dscn0481.jpgAs I type away on the keyboard, my 3-year old daughter is alternately resting her head on my lap and looking at the computer monitor. She still looks tired. No one has any fever now, but there is a lot of sniffling, sneezing and coughing going on in the house. (Quite obviously, a bug has taken up residence in our home.) My hope is the children will get better soon. Really soon. I hope my husband doesn’t get sick. I hope I don’t get sick! (My patients need me!!) But if things don’t go according to plan — as they often times don’t — then I will chalk it up to a chance for some down time with the family. It simply means my child needs me to get her milk, hold her hand, or feed her more soup. My energies are needed more in certain endeavours, and not necessarily what I deemed to be top priorities at first.

Whatever the reason may be, the change in plans will not be the end of the world. Life happens. I’ll deal with it.

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At the Check-out Counter

The FamilyMost people get excited for couples expecting their first child, and rightly so. There are still looks of pleasant surprise and congratulations with the second and the third. The fourth pregnancy can bring about moments of silence for some, looks of genuine surprise from others. It gets pretty interesting from the fifth onwards.

I’ve had people look at me in disbelief, one woman even ask me point-blank if I was crazy. People who see our family all together for the first time almost always have a reaction. It has taken some getting use to, and was not very pleasant at first. I had to remind myself that, in truth, my husband and I were not doing anything wrong even if there were those who acted as if we were committing a crime.

So it was not with dread that I heard the question asked again today. Let me back-track a bit here…..

I brought four kids with me to do some grocery-shopping. The kids are great to have with me since I can ask one to get an item, while another kid can get something else. At the check-out, the kids started getting some boxes for the grocery items while I started to pay the bill. The cashier smiled at me and said, “So……3 boys and 1 girl, eh?”

I smiled back at her. “Eight. There’s eight kids.”

Her eyes kind of popped out a bit as she stared at me. “No way….”

“Yes! Eight kids — a girl, then 4 boys, then 2 girls, and a boy. I gave birth last August.”

And then came the inevitable question.

“So that’s it, right?” I could almost hear her holding her breath in anticipation.

I had to laugh. This lady with a wonderful smile was still asking me if eight was “enough”! A lot of people had stopped asking at number 6 or 7 because they either got tired or figured it out for themselves. Or thought we were plain crazy. In any case, this lady wanted an answer, and I had one for her.

“No! Listen, I have a 12-seater van, you know…..Besides, God has never let us down. He’s always taken care of us, gives us what we need. And what we don’t have, we don’t need. That’s how I see it.”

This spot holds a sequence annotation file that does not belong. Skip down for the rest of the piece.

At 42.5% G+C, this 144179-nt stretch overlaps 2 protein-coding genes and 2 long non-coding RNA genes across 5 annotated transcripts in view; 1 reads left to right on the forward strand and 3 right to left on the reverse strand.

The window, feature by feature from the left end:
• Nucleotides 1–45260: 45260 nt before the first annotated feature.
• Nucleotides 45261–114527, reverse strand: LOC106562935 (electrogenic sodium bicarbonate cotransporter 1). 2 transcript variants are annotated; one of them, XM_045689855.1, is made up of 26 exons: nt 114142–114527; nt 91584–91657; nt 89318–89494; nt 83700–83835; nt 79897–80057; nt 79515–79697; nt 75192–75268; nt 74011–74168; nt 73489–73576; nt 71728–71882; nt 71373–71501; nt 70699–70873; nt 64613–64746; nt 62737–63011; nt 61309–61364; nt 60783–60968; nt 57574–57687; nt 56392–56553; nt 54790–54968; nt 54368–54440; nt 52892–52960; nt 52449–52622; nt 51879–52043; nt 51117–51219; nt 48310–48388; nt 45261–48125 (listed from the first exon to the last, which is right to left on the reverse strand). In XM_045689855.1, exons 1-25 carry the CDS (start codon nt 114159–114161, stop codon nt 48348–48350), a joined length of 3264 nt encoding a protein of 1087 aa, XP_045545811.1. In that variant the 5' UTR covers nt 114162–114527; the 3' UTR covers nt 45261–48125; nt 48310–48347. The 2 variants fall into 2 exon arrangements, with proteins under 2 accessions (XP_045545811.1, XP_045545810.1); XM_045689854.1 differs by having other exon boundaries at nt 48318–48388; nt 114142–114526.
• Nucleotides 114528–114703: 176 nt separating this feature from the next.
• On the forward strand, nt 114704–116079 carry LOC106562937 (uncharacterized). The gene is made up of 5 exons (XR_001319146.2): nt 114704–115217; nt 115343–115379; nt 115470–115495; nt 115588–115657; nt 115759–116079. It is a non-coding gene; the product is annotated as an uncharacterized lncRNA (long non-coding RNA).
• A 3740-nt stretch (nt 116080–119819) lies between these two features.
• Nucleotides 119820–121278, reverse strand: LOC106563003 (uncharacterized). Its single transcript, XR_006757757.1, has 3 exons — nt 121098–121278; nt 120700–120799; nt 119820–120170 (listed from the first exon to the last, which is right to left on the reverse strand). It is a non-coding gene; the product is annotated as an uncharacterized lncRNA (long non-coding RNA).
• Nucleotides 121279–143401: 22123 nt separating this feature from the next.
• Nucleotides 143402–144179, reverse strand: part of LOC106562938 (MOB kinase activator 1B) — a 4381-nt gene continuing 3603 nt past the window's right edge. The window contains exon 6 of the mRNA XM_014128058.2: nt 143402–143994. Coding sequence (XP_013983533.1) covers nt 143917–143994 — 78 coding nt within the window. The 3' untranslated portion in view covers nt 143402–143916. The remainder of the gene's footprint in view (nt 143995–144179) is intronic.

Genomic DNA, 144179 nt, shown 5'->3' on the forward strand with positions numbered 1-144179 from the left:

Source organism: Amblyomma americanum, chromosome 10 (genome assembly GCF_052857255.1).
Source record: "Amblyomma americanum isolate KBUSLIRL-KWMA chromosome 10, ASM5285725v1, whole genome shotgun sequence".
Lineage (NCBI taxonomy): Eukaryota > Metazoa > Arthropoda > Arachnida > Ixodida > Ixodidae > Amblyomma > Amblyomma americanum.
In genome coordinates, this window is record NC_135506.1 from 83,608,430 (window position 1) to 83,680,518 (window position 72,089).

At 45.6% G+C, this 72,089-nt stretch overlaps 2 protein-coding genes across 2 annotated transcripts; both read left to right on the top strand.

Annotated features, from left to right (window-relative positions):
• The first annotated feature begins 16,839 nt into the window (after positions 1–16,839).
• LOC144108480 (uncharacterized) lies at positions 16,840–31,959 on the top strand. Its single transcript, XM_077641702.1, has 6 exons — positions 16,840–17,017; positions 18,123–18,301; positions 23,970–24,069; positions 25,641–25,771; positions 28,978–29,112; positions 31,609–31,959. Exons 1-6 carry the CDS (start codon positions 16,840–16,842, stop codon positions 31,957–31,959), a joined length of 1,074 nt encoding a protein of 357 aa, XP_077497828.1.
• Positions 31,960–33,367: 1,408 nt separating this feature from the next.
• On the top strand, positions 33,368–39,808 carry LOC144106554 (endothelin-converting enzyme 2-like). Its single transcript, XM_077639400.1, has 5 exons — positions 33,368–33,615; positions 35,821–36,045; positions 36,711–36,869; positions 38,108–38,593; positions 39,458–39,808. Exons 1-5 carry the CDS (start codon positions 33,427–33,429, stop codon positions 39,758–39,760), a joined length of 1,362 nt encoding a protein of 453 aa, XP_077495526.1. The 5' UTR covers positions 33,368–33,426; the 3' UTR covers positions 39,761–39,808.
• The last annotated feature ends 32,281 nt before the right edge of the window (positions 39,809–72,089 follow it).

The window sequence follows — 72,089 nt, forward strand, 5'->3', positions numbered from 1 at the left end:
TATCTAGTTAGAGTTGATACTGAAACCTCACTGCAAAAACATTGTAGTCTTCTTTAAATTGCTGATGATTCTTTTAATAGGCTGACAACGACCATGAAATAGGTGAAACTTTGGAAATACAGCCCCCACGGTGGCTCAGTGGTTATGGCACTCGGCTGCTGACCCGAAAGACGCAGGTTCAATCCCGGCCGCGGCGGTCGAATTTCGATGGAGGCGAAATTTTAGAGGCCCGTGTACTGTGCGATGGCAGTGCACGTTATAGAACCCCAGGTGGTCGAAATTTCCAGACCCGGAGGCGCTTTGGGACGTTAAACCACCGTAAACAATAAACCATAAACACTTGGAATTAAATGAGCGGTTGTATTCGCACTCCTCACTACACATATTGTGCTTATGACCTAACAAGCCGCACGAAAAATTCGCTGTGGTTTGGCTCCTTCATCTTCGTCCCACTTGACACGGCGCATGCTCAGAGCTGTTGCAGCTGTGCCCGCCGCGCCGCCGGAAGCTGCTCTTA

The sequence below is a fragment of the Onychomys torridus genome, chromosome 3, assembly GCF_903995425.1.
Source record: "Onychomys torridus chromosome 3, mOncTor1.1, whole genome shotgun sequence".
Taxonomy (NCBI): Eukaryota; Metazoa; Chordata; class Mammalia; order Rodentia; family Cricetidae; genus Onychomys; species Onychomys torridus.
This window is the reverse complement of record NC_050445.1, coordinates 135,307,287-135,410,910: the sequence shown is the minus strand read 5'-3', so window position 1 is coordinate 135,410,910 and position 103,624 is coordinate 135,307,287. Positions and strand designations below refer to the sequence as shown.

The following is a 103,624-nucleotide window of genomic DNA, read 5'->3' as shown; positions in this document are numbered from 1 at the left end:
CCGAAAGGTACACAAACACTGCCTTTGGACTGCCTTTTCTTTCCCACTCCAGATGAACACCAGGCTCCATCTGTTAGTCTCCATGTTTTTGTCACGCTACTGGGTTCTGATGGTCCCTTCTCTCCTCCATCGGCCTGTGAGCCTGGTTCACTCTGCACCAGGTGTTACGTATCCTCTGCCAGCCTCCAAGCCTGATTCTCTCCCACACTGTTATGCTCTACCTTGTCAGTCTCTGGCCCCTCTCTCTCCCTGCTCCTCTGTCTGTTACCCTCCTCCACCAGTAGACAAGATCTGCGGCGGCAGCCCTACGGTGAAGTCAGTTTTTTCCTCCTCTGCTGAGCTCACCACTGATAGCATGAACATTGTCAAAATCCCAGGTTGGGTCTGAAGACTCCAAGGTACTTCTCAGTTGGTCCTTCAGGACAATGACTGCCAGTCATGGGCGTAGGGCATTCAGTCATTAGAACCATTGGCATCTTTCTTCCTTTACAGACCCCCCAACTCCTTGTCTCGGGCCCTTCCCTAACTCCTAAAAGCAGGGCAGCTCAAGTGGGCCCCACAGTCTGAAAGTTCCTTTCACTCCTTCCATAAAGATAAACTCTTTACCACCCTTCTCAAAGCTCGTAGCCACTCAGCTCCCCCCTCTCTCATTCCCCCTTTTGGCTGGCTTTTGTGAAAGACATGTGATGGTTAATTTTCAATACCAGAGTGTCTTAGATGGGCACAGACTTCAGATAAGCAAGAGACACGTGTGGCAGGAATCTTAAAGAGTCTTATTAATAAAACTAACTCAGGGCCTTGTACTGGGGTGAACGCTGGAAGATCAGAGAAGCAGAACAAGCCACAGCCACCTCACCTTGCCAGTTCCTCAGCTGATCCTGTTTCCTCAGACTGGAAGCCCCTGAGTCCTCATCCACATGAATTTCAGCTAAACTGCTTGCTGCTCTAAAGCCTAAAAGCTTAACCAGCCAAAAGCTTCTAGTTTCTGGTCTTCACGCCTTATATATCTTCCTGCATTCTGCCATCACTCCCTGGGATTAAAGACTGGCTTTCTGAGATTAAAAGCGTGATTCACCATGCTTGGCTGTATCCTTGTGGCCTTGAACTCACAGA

And you know what? This lady got it! She smiled at me, looking really happy this time.

“Yeah, I know what you mean.”

It thrills me when people “get” my family. And if they don’t — well, there’s always hope that they will one day.

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Isabel, Regina and JoaquinI’d like you to meet my daughter Isabel. She is 6 years, 7 months and 22 days old, and was born after we had had four of her brothers in succession. You can imagine how thrilled we were at the birth of a girl after years of hoping for another one. My eldest child, Kathrine, had been the only girl until Isabel was born. She, more than anyone else, had been praying and wishing for a girl.

Notwithstanding the fact that I happen to be the mother, Isabel is a beautiful child. More than just physical attributes, I am referring to how she is inside. She likes hugs — loves to get them and loves to give them away. At church, she opens up the hymnal to whatever song is being sung and holds the book open for me. I, in turn, point out the words to her as they are sung. She will make a point of tucking in the label of whatever top I am wearing if it happens to show. She’s quite thoughtful that way. Isabel also has a great memory. If she hears something enough times, she’ll remember it. She also recalls certain things that a person might have mentioned — a favourite food, a funny story or a preference for something or other. The information becomes useful in her trying to think of what the other person would like or what they may find funny.

I wanted you to meet Isabel because this afternoon, while preparing dinner, the baby cried. I was in the middle of trying to do three things at the same time (never a good thing, I know….) and couldn’t have done anything right at the moment. Isabel was nearby and heard the baby cry. She called out to me and asked if she could hold the baby. I told her she could, but she had to stay by the sofa. She was good about following my instructions.